January 23, 2010
-- by Dave Johnson
The Supreme Court ruling allowing corporations to use their vast resources to directly influence the political process shifts the business playing field away from competing in the marketplace with products and services, to purchasing government/legal/reguatory advantages, subsidies and monopolies.
The marketplace is now irrelevant - only company size matters. It is just more efficient to beat your competitors by buying legislation than it is by competing in the marketplace. When you can purchase $1 billion in tax breaks, subsidies, mandates, contracts, whatever by spending a few million on candidates/influence, etc. it just makes more sense to do so. The return on investment is just so much higher than building factories, spending on research, paying employees, and other tedious, time-consuming, capital-intensive work.
For some time companies have recognized that the rewards from lobbying outperform the rewards from competing in the marketplace, and this ruling just amplifies that. This 2006 New York Times article, Google Joins the Lobbying Herd, discussed how Google felt it had “no choice but to get into the arena” to start “spreading its lobbying dollars” around to politicians and quotes Lauren Maddox, a lobbyist for Google, saying the "policy process is an extension of the market battlefield." This supreme court ruling just clinches this shift away from markets.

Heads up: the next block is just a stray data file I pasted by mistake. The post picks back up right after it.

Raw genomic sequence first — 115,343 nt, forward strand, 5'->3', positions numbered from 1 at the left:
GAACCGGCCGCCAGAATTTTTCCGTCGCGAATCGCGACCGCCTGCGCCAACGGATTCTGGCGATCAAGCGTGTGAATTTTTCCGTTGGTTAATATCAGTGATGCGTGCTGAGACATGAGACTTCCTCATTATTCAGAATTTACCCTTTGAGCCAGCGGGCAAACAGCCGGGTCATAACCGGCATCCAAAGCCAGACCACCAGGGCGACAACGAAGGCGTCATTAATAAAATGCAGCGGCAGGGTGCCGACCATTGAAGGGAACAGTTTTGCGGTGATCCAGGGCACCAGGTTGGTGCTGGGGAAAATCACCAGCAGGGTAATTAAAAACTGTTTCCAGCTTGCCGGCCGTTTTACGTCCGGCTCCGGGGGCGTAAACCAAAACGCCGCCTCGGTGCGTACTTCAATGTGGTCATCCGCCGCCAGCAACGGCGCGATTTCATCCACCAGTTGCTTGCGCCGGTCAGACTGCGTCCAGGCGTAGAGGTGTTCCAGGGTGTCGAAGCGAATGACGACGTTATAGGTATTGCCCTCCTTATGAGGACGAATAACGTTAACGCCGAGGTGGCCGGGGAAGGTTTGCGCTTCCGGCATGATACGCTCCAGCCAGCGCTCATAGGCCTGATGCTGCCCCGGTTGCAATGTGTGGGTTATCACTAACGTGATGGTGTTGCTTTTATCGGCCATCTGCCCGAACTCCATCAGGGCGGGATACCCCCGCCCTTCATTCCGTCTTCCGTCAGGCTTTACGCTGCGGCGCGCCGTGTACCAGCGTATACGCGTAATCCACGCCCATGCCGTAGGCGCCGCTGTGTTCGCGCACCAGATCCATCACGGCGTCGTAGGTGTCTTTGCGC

The game is necessarily going to be to use the superior resources of larger companies to purchase barriers that block smaller, innovative companies from getting anywhere, and force them to be absorbed.
Companies that think they can opt out of this and continue to compete with innovation, superior products and services are just mistaken. Any company that doesn't see this change will find that their competitors are working to buy legislation/rulemaking against them, and won't last long.
It's going to take a little while for this to sink in, but it is inevitable now.
Posted by Dave Johnson at January 23, 2010 11:22 AM
From the book I'd finish, if I could ever find a publisher:
"[T]he human need for security and the illusion of certainty tends to encourage the leaders of businesses to collude to set prices, carve up markets, and combine forces by merging their companies. Totally unfettered, the end result of capitalism would be one big company that made and sold everything everywhere, and that kept competitive businesses from existing--by force, if necessary. If you were to want something not made by this master conglomerate, named something like MicroMax, perhaps, you would not be able to get it."
Posted by: Caro at January 23, 2010 4:09 PM
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